I would seriously not rely on any inbuilt string parsing functions. In the environment I used to work in (translation software), we always carefully considered which operations we needed and then coded them ourselves respectively relied on a well-known library (or OS API functions).
    But, is it not a good approach to set the locale depending on the code page in use and then use the C runtime isspace() - will this also not work ?
    Unfortunately the support for C locales is very spotty. You can never be sure that a given locale is even supported by the C/C++ runtime. So something that works on your machine may not work on someone else's.

    I think that Codeplug's suggestion for using libiconv is a good idea. If you stick with wchar_t as the character type and UTF16-LE internally, then you can also use the Unicode code tables from www.unicode.org to add simple functionality of your own, such as detecting spaces (By the way, I guess you are aware that Japanese is written without spaces between words). A relatively simple approach is to test for spacing characters such as 0x20 (regular space), 0x09 (tab), 0xA0 (non-breaking space), 0x2002 till 0x200B (different widths spaces) etc. However, as you can see, in Unicode all things are not quite as simple anymore, since many more characters may represent the thing you want to test for.

    This is really where it becomes clear that C locales are not working in this context. isspace will not work correctly for Unicode spaces on the majority of systems. This is where you need something like ICU. It may sound like an overkill, but rest assured that international users will use some of the non-standard spaces (the French for example use non breaking spaces all the time and the Japanese use the ideographic space sometimes). Check out this page on spaces.

    So no, detecting a space is not trivial and anything else that checks what type of character you have (is it a number, alphanumeric etc?) is not trivial. This is why people have developed ICU.
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  11. #26
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    Re: Cross Platform Internationalization Concerns

    The problem is that data is not stored in the file in UNICODE format. The user just opens up notepad and types in a mix of english and japanese characters and saves the file.

    Now it is upto the program to read the data and separate the words into an array (words are separated by spaces)

    So, we obviously cannot assume and read the data into a wchar_t array.
    Hence, considering what CodePlug earlier mentioned, read it in terms of bytes and store it in a char * and then process.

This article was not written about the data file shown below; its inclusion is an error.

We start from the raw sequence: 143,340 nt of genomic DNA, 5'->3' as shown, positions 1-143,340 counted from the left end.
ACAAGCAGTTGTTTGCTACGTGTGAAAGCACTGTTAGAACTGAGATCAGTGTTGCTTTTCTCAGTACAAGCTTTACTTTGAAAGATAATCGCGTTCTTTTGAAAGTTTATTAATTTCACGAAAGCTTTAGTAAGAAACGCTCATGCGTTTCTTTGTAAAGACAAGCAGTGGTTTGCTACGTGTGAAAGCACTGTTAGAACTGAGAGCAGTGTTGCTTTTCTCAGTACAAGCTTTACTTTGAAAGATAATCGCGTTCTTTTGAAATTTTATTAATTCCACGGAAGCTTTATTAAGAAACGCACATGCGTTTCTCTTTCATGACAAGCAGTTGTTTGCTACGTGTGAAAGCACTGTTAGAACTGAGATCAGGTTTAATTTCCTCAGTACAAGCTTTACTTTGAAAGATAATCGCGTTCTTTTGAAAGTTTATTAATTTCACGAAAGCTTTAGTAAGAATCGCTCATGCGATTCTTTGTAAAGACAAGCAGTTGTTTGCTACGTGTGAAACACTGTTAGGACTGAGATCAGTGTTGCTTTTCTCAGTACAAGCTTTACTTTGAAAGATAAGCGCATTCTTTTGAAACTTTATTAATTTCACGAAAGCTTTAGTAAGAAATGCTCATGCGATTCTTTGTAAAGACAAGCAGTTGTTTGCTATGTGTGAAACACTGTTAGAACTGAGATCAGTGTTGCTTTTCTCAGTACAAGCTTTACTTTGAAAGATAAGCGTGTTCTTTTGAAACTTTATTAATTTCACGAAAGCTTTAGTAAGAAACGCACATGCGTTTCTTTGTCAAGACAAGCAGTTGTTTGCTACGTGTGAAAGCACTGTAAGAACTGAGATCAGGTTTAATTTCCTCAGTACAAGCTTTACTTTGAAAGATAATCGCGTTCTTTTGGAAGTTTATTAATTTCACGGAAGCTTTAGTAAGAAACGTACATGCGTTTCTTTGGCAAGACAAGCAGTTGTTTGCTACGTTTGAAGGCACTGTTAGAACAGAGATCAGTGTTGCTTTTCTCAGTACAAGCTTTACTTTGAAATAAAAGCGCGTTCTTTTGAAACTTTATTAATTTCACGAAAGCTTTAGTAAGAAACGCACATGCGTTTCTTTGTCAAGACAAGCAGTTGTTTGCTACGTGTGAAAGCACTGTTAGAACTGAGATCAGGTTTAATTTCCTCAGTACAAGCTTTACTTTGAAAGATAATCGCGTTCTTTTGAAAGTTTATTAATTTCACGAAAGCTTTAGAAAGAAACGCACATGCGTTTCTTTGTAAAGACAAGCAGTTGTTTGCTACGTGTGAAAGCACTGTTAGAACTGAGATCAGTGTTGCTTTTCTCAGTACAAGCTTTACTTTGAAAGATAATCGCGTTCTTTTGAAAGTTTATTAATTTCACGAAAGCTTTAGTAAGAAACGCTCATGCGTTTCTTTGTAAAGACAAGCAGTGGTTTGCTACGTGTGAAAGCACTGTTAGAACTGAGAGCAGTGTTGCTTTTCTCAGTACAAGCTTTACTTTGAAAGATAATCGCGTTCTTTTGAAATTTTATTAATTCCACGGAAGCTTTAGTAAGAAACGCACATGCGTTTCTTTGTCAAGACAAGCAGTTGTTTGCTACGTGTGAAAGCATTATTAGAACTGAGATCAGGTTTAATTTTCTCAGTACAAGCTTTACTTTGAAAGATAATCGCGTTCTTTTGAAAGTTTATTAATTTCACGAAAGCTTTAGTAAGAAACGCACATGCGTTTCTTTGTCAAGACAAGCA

In such a case does WideCharToMultiByte not become redundant ?

  12. #27
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    Re: Cross Platform Internationalization Concerns

    >> ... data is not stored in the file in UNICODE ...
    >> ... types in a mix of english and japanese characters and saves the file.
    If it's not Unicode, what is it? In notepad, what is the "Encoding" when you do a "File->Save As"?
    Can you attach a sample file?

    gg

  13. #28
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    Re: Cross Platform Internationalization Concerns

    I am attaching a sample text file for your reference. The file is stored in the ANSI format in notepad.
    Attached Files Attached Files

  14. #29
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    Re: Cross Platform Internationalization Concerns

    So if I load that up in FireFox, then
    View -> Character-Encoding -> Auto Detect -> Japanese
    Then it chooses Shift-JIS and displays: 日本語 structure in でかけます

    Shift-JIS is codepage 932 in windows:
    Code:
    #include <windows.h>
    #include <stdio.h>
    
    int main()
    {
        const char *filename = "ansi.txt";
        FILE *f = fopen(filename, "rb");
        if (!f)
        {
            printf("Failed to open %s, le = %u\n", 
                   filename, GetLastError());
            return 1;
        }//if
    
        char buff[512];
        size_t len = fread(buff, 1, 512, f);
        fclose(f);
    
        // convert 932 (Shift-JIS) to UTF16-LE
        wchar_t wstr[512];
        int res = MultiByteToWideChar(932, 0, buff, (int)len, wstr, 512);
        if (!res)
        {
            printf("MultiByteToWideChar failed, le = %u\n", 
                   GetLastError());
            return 1;
        }//if
    
        // MultiByteToWideChar only terminates when using -1 for 4th param
        wstr[res] = 0;
    
        // walk string looking for ACII spaces (0x20)
        int i = 0;
        for (; wstr[i]; ++i)
        {
            printf("wchar_t %02u = 0x%04X", i, wstr[i]);
    
            bool bIsAscii = (wstr[i] > 0x1f) && (wstr[i] < 0x7f);
            if (bIsAscii)
                printf(" [%c]", (char)wstr[i]);
            putchar('\n');
    
            if (wstr[i] == 0x20)
                puts(" (found a space)");
        }//for
            
        return 0;
    }//main
    gg

  15. #30
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    Re: Cross Platform Internationalization Concerns

    Thanks CodePlug for your time in writing out the code.

    Now, if this code needs to be portable to Unix/Linux, I suppose we would need to deal with mbcstowcs rather than MultibyteToWideChar.

    I suppose we would need to write a complete separate block of code for Unix and Linux considering the local encoding in which the file has been saved and use mbcstowcs ovr there.